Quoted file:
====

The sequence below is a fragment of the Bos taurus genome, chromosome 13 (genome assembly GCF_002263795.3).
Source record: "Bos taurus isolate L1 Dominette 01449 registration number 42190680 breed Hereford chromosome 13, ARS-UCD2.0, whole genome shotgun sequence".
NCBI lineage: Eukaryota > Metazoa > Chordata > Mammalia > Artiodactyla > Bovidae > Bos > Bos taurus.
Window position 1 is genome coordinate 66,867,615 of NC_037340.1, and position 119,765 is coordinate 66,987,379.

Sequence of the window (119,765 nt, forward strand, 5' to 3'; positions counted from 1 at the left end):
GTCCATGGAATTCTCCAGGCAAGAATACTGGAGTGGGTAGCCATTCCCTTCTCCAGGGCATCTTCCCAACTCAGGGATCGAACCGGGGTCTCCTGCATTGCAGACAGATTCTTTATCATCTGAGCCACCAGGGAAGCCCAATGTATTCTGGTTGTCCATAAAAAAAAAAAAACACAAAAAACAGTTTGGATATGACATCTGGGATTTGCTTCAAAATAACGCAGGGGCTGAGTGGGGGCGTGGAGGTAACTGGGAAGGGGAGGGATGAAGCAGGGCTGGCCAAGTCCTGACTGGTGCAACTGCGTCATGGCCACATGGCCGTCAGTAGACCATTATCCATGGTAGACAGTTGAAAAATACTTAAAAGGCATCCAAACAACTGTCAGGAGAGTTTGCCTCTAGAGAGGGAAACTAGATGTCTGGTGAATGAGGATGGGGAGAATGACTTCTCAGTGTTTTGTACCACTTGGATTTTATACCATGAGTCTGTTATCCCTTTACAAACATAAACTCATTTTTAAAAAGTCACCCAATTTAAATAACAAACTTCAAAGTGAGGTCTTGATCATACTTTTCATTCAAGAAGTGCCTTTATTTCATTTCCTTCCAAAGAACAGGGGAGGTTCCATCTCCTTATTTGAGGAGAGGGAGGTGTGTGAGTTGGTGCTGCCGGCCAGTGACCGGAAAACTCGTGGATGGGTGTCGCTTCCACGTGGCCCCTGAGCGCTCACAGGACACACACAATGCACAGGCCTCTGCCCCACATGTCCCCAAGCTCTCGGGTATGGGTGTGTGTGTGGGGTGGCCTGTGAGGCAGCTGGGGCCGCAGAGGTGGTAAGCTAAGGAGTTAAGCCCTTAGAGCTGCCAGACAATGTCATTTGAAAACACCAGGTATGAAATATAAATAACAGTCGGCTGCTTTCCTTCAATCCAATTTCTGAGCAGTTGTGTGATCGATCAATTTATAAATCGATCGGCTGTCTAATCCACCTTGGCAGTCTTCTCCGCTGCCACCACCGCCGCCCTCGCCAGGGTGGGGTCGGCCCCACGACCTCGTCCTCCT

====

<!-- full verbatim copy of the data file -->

The sequence below is a fragment of the Bos taurus genome, chromosome 13 (genome assembly GCF_002263795.3).
Source record: "Bos taurus isolate L1 Dominette 01449 registration number 42190680 breed Hereford chromosome 13, ARS-UCD2.0, whole genome shotgun sequence".
NCBI lineage: Eukaryota > Metazoa > Chordata > Mammalia > Artiodactyla > Bovidae > Bos > Bos taurus.
Window position 1 is genome coordinate 66,867,615 of NC_037340.1, and position 119,765 is coordinate 66,987,379.

Sequence of the window (119,765 nt, forward strand, 5' to 3'; positions counted from 1 at the left end):
GTCCATGGAATTCTCCAGGCAAGAATACTGGAGTGGGTAGCCATTCCCTTCTCCAGGGCATCTTCCCAACTCAGGGATCGAACCGGGGTCTCCTGCATTGCAGACAGATTCTTTATCATCTGAGCCACCAGGGAAGCCCAATGTATTCTGGTTGTCCATAAAAAAAAAAAAACACAAAAAACAGTTTGGATATGACATCTGGGATTTGCTTCAAAATAACGCAGGGGCTGAGTGGGGGCGTGGAGGTAACTGGGAAGGGGAGGGATGAAGCAGGGCTGGCCAAGTCCTGACTGGTGCAACTGCGTCATGGCCACATGGCCGTCAGTAGACCATTATCCATGGTAGACAGTTGAAAAATACTTAAAAGGCATCCAAACAACTGTCAGGAGAGTTTGCCTCTAGAGAGGGAAACTAGATGTCTGGTGAATGAGGATGGGGAGAATGACTTCTCAGTGTTTTGTACCACTTGGATTTTATACCATGAGTCTGTTATCCCTTTACAAACATAAACTCATTTTTAAAAAGTCACCCAATTTAAATAACAAACTTCAAAGTGAGGTCTTGATCATACTTTTCATTCAAGAAGTGCCTTTATTTCATTTCCTTCCAAAGAACAGGGGAGGTTCCATCTCCTTATTTGAGGAGAGGGAGGTGTGTGAGTTGGTGCTGCCGGCCAGTGACCGGAAAACTCGTGGATGGGTGTCGCTTCCACGTGGCCCCTGAGCGCTCACAGGACACACACAATGCACAGGCCTCTGCCCCACATGTCCCCAAGCTCTCGGGTATGGGTGTGTGTGTGGGGTGGCCTGTGAGGCAGCTGGGGCCGCAGAGGTGGTAAGCTAAGGAGTTAAGCCCTTAGAGCTGCCAGACAATGTCATTTGAAAACACCAGGTATGAAATATAAATAACAGTCGGCTGCTTTCCTTCAATCCAATTTCTGAGCAGTTGTGTGATCGATCAATTTATAAATCGATCGGCTGTCTAATCCACCTTGGCAGTCTTCTCCGCTGCCACCACCGCCGCCCTCGCCAGGGTGGGGTCGGCCCCACGACCTCGTCCTCCT